A small number of long-term studies have demonstrated a similar survival rate compared to the age- and gender-matched general population, as well as freedom of reintervention comparable to mechanical AV replacement (mar).5–11 However, there are few data on late outcomes of this operation. Our aim was to assess very long-term clinical and echocardiographic results of the Ross procedure in adult patients.

MethodsStudy population

We carried out a retrospective observational single-center analysis that included all consecutive patients (aged ≥16 years) who underwent a Ross procedure in our institution between January 1992 and December 1999. Patients under 16 years old were excluded since other associated congenital defects are often present and the prognosis is different from adults.8

In total, 56 patients were included. Data on patient and surgery characteristics were obtained from hospital medical records and the surgical database.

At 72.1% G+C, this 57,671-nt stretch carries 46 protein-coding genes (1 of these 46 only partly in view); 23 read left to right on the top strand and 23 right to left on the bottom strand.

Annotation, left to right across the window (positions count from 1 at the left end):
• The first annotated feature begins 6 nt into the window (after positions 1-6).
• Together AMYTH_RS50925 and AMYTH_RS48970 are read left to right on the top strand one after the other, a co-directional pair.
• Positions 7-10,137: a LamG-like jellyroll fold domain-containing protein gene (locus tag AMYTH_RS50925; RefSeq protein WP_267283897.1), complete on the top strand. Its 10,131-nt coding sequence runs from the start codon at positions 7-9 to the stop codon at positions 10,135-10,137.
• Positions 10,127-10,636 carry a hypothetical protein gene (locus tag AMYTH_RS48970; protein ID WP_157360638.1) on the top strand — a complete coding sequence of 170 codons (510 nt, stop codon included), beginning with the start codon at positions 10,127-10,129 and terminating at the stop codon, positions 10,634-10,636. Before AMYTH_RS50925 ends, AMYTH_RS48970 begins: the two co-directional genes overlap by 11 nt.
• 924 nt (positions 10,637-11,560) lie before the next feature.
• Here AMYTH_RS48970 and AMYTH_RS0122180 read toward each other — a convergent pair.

Surgical procedure and postoperative assessment

The choice of the Ross procedure as an alternative treatment for aortic valve disease was discussed with all patients with an active lifestyle and a desire to avoid lifelong anticoagulation therapy. Surgery was performed after informed consent was obtained. The surgical technique has been described previously.12 Briefly, all patients were operated under standard cardiopulmonary bypass (CPB) conditions with moderate systemic hypothermia, and cardioplegia was administered by anterograde and retrograde infusion. The pulmonary valve was explanted after careful inspection of its structure, and right ventricle to pulmonary artery continuity was re-established using a cryopreserved pulmonary homograft from a local heart valve bank. Two operative techniques were used to implant the autologous pulmonary valve in the aortic position: subcoronary implantation and aortic root replacement (partial with implantation of one coronary artery or total with implantation of both coronaries).12,13 Although the subcoronary technique was more often used (n=48; 86%), the choice between the two main Ross procedure techniques was dependent on aortic root and pulmonary size, presence of aortic root disease, coronary artery anatomy and the surgeon's preference.14